The Hunted


Darts is a game of luck for most, but for Kenny and me, it’s a game of precision. One must put themselves in the moment, focusing only on the target at hand, blurring the rest of what surrounds or distracts. In our case, dignity is the wager. Each vile, manhandled miniature arrow must be wiped down, erasing any remnants of the previous holder. Like I said before, luck isn’t a factor, and nothing can interfere with the process. I watch as Kenny polishes the metallic blue stems to perfection, ensuring it meets both our standards.

Kenny raises his knobby, scarred-up fingers to his mouth, breathing out a long, silent sigh. He lines the dart up with his lips, and then extends his arm straight in front of him, never letting go of the arrow. He stays there, frozen in time like a nimble statue. Neither of us waver. Over the years, we’ve become surprisingly steady, like a soldier at war. In a way, we kind of were.

My greasy, unkempt black hair falls in solid chunks onto my face, blocking my vision. I quickly clear it away, revealing the target when I do. “Ready?” I say, so quietly I can’t almost hear myself, but Kenny nods, completely engrossed with his aim.

I snatch the dart from his extended hand, replacing it, fast as ever, with a loaded pipe. He blows, hard, and the weapon shoots out, lodging itself directly into our target’s temple. He drops to the ground, not realising what hit him. Like a machine, I reload the pipe before the other target notices, placing it back in Kenny’s hands, exactly as before. He blows again, releasing all the air in his lungs, and the second target drops just as furiously as the first.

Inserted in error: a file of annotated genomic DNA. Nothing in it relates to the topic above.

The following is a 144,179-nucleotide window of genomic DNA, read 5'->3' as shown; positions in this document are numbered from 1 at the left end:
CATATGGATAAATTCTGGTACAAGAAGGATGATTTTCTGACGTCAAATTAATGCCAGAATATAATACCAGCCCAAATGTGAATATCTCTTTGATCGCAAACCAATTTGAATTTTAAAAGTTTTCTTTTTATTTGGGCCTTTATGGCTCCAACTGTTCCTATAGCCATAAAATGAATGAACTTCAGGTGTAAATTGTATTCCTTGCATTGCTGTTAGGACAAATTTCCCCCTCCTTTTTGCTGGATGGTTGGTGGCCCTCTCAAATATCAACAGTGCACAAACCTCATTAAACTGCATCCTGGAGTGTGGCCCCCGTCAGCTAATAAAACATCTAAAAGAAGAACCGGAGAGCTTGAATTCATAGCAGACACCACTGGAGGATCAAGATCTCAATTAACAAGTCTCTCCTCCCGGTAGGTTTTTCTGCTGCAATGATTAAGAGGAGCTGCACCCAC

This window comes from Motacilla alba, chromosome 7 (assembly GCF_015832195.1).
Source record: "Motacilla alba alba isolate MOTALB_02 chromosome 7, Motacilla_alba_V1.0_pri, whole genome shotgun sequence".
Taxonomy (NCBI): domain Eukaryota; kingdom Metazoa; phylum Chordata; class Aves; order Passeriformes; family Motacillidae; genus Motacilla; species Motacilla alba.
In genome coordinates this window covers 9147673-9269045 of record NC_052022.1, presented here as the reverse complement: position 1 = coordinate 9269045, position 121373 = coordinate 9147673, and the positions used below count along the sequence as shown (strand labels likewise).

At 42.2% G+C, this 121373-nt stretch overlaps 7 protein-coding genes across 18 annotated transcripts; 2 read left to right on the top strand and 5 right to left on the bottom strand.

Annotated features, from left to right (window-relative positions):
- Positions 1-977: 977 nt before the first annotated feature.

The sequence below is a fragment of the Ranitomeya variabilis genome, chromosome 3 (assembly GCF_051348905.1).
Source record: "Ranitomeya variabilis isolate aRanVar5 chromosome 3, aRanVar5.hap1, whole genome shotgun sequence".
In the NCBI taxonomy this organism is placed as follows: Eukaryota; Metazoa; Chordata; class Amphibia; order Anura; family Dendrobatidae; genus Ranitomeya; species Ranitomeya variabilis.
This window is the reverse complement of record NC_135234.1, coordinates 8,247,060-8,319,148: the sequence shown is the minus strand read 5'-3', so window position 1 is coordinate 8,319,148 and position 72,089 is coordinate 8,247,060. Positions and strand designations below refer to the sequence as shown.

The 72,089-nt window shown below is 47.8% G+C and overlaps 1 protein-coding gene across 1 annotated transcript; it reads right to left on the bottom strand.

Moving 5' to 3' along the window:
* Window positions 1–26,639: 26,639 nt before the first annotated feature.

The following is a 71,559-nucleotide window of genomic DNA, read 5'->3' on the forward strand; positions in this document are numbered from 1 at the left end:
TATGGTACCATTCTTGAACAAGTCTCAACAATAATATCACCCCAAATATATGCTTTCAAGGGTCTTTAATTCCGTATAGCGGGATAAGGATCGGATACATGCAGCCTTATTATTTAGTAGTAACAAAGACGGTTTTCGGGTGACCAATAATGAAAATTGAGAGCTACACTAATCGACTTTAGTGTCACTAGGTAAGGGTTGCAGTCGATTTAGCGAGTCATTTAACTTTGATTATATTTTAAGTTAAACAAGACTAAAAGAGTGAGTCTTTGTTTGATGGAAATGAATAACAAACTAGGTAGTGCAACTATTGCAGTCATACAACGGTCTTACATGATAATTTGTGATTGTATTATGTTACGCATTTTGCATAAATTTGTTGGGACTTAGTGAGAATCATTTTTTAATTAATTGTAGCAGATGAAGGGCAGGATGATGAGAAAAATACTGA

We sit in silence for a moment, only for the briefest of time, collecting our thoughts, relishing our victory.

We’d played the their way for far too long, and today, muddied, broken, but still clinging to our honour, we won. We hunted the hunters. We killed our captors with precision, not luck. And now we’re free.

Author Notes

9 Comments for “The Hunted”

Gregory Shipman


Lean, hard and precise… it’s what Flash Fiction is… just enough to give the reader clarity for the small window of a story. One needs neither background or broad explanation… we’re looking through the window at this most graphic scene and loving the hook at the end… loving it!




Loved this! At first I thought it was a friendly yet very serious game of darts, until the dart hit the temple of their target. Wow! Great piece!

Mary Cooney-Glazer


Riveting portraits of characters, weapons, preparation. There isn’t an extra word here. Your taut writing creates intensity. Twist at the end makes the story. Nice work. Mary


Beautiful, Anisa! Excellent story – way to drop that ending on us! You MC and Kenny are a pair of characters I’d like to see again.

A coupla nits:

“He drops to the ground, not realising (realizing) what hit him.”

“We’d played the (delete) their way for far too long, ”

Minor nits… keep up the good writes!

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